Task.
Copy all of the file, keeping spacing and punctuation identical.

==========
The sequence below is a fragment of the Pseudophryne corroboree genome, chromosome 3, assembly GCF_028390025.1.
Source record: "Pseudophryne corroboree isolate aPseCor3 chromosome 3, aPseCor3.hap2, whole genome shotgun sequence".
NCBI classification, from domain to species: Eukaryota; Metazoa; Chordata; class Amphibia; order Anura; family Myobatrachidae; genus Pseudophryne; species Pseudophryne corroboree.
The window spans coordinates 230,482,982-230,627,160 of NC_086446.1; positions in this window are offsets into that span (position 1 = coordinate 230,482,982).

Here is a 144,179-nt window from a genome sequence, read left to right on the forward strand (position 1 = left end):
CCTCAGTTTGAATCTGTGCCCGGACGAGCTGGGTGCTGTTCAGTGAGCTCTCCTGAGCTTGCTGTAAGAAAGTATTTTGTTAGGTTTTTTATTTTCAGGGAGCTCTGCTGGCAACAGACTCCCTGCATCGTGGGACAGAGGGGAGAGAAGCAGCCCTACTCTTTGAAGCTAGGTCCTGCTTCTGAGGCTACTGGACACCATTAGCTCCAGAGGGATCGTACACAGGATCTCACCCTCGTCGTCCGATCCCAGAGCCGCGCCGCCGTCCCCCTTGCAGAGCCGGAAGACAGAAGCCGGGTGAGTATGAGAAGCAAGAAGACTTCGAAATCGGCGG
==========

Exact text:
The sequence below is a fragment of the Pseudophryne corroboree genome, chromosome 3, assembly GCF_028390025.1.
Source record: "Pseudophryne corroboree isolate aPseCor3 chromosome 3, aPseCor3.hap2, whole genome shotgun sequence".
NCBI classification, from domain to species: Eukaryota; Metazoa; Chordata; class Amphibia; order Anura; family Myobatrachidae; genus Pseudophryne; species Pseudophryne corroboree.
The window spans coordinates 230,482,982-230,627,160 of NC_086446.1; positions in this window are offsets into that span (position 1 = coordinate 230,482,982).

Here is a 144,179-nt window from a genome sequence, read left to right on the forward strand (position 1 = left end):
CCTCAGTTTGAATCTGTGCCCGGACGAGCTGGGTGCTGTTCAGTGAGCTCTCCTGAGCTTGCTGTAAGAAAGTATTTTGTTAGGTTTTTTATTTTCAGGGAGCTCTGCTGGCAACAGACTCCCTGCATCGTGGGACAGAGGGGAGAGAAGCAGCCCTACTCTTTGAAGCTAGGTCCTGCTTCTGAGGCTACTGGACACCATTAGCTCCAGAGGGATCGTACACAGGATCTCACCCTCGTCGTCCGATCCCAGAGCCGCGCCGCCGTCCCCCTTGCAGAGCCGGAAGACAGAAGCCGGGTGAGTATGAGAAGCAAGAAGACTTCGAAATCGGCGG